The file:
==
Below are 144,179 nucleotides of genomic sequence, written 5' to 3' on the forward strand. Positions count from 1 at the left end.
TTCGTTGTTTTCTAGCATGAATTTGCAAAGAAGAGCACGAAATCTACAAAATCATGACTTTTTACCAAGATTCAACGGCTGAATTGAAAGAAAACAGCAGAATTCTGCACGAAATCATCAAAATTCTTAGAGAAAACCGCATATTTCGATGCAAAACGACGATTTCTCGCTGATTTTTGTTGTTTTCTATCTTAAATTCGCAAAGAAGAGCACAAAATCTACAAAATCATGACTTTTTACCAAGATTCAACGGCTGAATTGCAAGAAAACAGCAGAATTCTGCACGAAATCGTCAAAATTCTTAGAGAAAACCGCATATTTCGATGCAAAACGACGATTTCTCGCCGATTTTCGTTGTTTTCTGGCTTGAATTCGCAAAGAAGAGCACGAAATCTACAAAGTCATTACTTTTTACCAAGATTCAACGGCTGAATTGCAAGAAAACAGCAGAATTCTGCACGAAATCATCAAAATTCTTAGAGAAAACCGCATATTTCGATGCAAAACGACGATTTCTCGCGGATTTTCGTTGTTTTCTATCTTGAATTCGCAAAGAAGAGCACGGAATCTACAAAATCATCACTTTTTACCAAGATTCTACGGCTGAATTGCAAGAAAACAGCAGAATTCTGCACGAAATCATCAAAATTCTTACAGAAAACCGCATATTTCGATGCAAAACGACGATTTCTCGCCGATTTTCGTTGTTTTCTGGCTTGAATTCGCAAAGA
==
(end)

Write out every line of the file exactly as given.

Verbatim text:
Below are 144,179 nucleotides of genomic sequence, written 5' to 3' on the forward strand. Positions count from 1 at the left end.
TTCGTTGTTTTCTAGCATGAATTTGCAAAGAAGAGCACGAAATCTACAAAATCATGACTTTTTACCAAGATTCAACGGCTGAATTGAAAGAAAACAGCAGAATTCTGCACGAAATCATCAAAATTCTTAGAGAAAACCGCATATTTCGATGCAAAACGACGATTTCTCGCTGATTTTTGTTGTTTTCTATCTTAAATTCGCAAAGAAGAGCACAAAATCTACAAAATCATGACTTTTTACCAAGATTCAACGGCTGAATTGCAAGAAAACAGCAGAATTCTGCACGAAATCGTCAAAATTCTTAGAGAAAACCGCATATTTCGATGCAAAACGACGATTTCTCGCCGATTTTCGTTGTTTTCTGGCTTGAATTCGCAAAGAAGAGCACGAAATCTACAAAGTCATTACTTTTTACCAAGATTCAACGGCTGAATTGCAAGAAAACAGCAGAATTCTGCACGAAATCATCAAAATTCTTAGAGAAAACCGCATATTTCGATGCAAAACGACGATTTCTCGCGGATTTTCGTTGTTTTCTATCTTGAATTCGCAAAGAAGAGCACGGAATCTACAAAATCATCACTTTTTACCAAGATTCTACGGCTGAATTGCAAGAAAACAGCAGAATTCTGCACGAAATCATCAAAATTCTTACAGAAAACCGCATATTTCGATGCAAAACGACGATTTCTCGCCGATTTTCGTTGTTTTCTGGCTTGAATTCGCAAAGA